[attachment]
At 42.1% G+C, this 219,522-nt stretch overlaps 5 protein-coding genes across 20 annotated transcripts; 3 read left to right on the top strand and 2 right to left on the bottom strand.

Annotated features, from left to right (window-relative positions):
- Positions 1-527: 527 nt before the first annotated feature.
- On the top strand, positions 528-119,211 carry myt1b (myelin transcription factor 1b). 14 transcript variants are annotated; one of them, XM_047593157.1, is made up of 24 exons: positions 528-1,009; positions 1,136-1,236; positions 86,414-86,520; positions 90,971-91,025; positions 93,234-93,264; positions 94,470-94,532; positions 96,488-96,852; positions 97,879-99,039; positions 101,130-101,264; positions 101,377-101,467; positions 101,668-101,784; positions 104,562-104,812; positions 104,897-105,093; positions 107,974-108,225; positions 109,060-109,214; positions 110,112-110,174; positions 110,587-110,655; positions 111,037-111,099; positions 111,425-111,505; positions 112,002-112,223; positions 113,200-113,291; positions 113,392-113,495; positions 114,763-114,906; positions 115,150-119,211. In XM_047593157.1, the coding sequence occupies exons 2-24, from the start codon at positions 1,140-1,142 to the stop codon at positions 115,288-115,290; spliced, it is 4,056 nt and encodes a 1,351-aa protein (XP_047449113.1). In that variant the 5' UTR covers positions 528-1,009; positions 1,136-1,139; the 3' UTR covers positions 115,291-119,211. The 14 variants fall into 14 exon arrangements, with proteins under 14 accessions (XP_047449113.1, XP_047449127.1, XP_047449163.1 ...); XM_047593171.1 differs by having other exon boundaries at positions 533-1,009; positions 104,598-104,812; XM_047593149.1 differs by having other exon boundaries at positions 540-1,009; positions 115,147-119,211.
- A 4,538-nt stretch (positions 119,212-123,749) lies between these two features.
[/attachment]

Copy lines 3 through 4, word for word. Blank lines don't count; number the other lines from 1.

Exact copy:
- Positions 1-527: 527 nt before the first annotated feature.
- On the top strand, positions 528-119,211 carry myt1b (myelin transcription factor 1b). 14 transcript variants are annotated; one of them, XM_047593157.1, is made up of 24 exons: positions 528-1,009; positions 1,136-1,236; positions 86,414-86,520; positions 90,971-91,025; positions 93,234-93,264; positions 94,470-94,532; positions 96,488-96,852; positions 97,879-99,039; positions 101,130-101,264; positions 101,377-101,467; positions 101,668-101,784; positions 104,562-104,812; positions 104,897-105,093; positions 107,974-108,225; positions 109,060-109,214; positions 110,112-110,174; positions 110,587-110,655; positions 111,037-111,099; positions 111,425-111,505; positions 112,002-112,223; positions 113,200-113,291; positions 113,392-113,495; positions 114,763-114,906; positions 115,150-119,211. In XM_047593157.1, the coding sequence occupies exons 2-24, from the start codon at positions 1,140-1,142 to the stop codon at positions 115,288-115,290; spliced, it is 4,056 nt and encodes a 1,351-aa protein (XP_047449113.1). In that variant the 5' UTR covers positions 528-1,009; positions 1,136-1,139; the 3' UTR covers positions 115,291-119,211. The 14 variants fall into 14 exon arrangements, with proteins under 14 accessions (XP_047449113.1, XP_047449127.1, XP_047449163.1 ...); XM_047593171.1 differs by having other exon boundaries at positions 533-1,009; positions 104,598-104,812; XM_047593149.1 differs by having other exon boundaries at positions 540-1,009; positions 115,147-119,211.